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Tax cuts for the next fiscal year should not top 1.5 trillion yen, Finance Minister Masajuro Shiokawa said Tuesday, citing the country’s tight fiscal conditions.

In a regular news conference, Shiokawa reiterated that the tax cuts for fiscal 2003 should total around 1.5 trillion yen, the same figure he has maintained since summer.

“Taking into account the current fiscal conditions and the evaluation of and trust in the Japanese economy by other countries, we should be cautious when considering the issue,” Shiokawa said.

The finance chief’s remark came after Prime Minister Junichiro Koizumi said last week that the government should prepare for “sufficient” tax cuts in fiscal 2003, suggesting he wants to see an increase from the “more than 1 trillion yen” in tax breaks he had proposed earlier this year.

Over the weekend, Heizo Takenaka, minister in charge of economic and fiscal policy, also suggested the possibility of tax cuts to the tune of between 2 trillion yen and 2.5 trillion yen.

The government plans to carry out both tax cuts and tax hikes over a period of several years. Under the plan, the amount of tax cuts will exceed that of tax hikes for the first few years, but the amount of increase is to be raised later to offset a shortfall in tax revenues.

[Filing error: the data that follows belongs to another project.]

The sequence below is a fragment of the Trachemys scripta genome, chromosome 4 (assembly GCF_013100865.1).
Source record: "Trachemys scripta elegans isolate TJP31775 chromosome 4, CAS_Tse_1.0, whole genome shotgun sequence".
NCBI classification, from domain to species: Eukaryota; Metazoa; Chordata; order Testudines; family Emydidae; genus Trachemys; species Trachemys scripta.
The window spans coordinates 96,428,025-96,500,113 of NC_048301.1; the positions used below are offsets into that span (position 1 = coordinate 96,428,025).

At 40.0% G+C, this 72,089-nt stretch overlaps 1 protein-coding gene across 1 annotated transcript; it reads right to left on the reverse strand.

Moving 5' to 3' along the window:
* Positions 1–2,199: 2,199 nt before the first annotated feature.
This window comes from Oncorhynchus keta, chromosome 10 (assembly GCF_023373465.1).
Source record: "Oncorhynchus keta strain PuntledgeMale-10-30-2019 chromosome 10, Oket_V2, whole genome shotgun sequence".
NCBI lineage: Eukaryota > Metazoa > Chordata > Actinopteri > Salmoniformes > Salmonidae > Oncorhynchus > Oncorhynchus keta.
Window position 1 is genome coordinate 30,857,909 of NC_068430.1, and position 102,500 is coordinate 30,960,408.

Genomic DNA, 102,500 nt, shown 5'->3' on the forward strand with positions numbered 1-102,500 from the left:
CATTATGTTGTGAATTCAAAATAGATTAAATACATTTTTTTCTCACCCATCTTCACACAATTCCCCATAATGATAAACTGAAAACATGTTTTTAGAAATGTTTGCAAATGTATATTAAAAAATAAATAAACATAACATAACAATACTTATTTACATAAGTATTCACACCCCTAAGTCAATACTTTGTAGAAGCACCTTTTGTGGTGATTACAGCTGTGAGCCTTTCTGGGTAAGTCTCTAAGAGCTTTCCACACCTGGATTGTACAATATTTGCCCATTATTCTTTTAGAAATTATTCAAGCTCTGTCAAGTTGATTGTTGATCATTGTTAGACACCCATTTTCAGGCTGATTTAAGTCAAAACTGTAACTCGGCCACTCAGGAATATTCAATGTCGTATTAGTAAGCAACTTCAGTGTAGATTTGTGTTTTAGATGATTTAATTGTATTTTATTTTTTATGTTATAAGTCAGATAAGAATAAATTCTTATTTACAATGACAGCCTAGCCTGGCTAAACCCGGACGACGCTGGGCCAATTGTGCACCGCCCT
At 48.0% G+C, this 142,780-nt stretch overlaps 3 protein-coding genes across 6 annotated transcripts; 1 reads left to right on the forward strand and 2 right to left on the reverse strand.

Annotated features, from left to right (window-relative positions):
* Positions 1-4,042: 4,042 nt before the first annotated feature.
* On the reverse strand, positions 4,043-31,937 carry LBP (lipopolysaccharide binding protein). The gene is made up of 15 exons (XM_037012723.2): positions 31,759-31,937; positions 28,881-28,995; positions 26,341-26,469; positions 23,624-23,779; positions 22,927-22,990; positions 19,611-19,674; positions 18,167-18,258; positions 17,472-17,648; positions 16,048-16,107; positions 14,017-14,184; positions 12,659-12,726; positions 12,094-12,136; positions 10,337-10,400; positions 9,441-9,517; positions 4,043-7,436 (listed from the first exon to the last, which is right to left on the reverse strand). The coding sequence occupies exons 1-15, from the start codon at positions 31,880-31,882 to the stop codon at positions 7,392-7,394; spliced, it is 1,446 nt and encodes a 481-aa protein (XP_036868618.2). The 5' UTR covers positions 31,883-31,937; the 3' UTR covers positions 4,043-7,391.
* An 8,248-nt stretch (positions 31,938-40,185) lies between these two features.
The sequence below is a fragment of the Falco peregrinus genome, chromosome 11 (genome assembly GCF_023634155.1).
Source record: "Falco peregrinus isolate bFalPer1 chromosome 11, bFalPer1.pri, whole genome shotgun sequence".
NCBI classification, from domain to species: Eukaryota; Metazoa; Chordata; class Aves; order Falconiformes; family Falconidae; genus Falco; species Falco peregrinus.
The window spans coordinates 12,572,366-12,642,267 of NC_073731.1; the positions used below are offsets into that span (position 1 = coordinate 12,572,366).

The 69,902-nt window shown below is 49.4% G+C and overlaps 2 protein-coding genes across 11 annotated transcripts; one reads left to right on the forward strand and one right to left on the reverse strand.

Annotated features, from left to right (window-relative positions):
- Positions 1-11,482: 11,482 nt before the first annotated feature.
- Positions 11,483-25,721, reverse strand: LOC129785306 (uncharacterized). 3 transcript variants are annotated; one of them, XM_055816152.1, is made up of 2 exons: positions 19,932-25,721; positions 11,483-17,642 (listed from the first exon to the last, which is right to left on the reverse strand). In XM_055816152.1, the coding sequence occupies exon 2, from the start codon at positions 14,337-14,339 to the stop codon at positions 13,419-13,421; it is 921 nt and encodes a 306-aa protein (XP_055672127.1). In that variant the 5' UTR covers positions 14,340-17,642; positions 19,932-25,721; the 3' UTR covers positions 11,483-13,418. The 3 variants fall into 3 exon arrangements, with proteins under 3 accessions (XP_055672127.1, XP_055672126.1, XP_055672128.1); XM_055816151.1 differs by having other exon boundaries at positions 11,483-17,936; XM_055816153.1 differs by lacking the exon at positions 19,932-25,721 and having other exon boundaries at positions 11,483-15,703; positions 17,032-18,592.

Cut now, raise later

Prime Minister Junichiro Koizumi on Tuesday defended his policy to balance quick tax cuts with future tax increases, brushing aside criticism from ruling coalition partner New Komeito that such a step may weaken the pump-priming effects of the tax breaks.

“A responsible government should not talk about tax cuts alone,” Koizumi told reporters at the Prime Minister’s Official Residence. “We should consider both (cuts and increases).”

Koizumi’s comments came in response to remarks by New Komeito chief Takenori Kanzaki, who has said the government’s plan to balance tax cuts and increases over a period of several years will probably not boost the economy.

In this regard, Chief Cabinet Secretary Yasuo Fukuda defended Koizumi’s tax policy at a news conference, saying, “We should have a certain framework (for tax cuts and increases) so that we can rehabilitate the government’s fiscal situation.”

The top government spokesman added that, without such a framework, it would be difficult to determine the size of the tax cuts, let alone the prospects for achieving fiscal reconsolidation.

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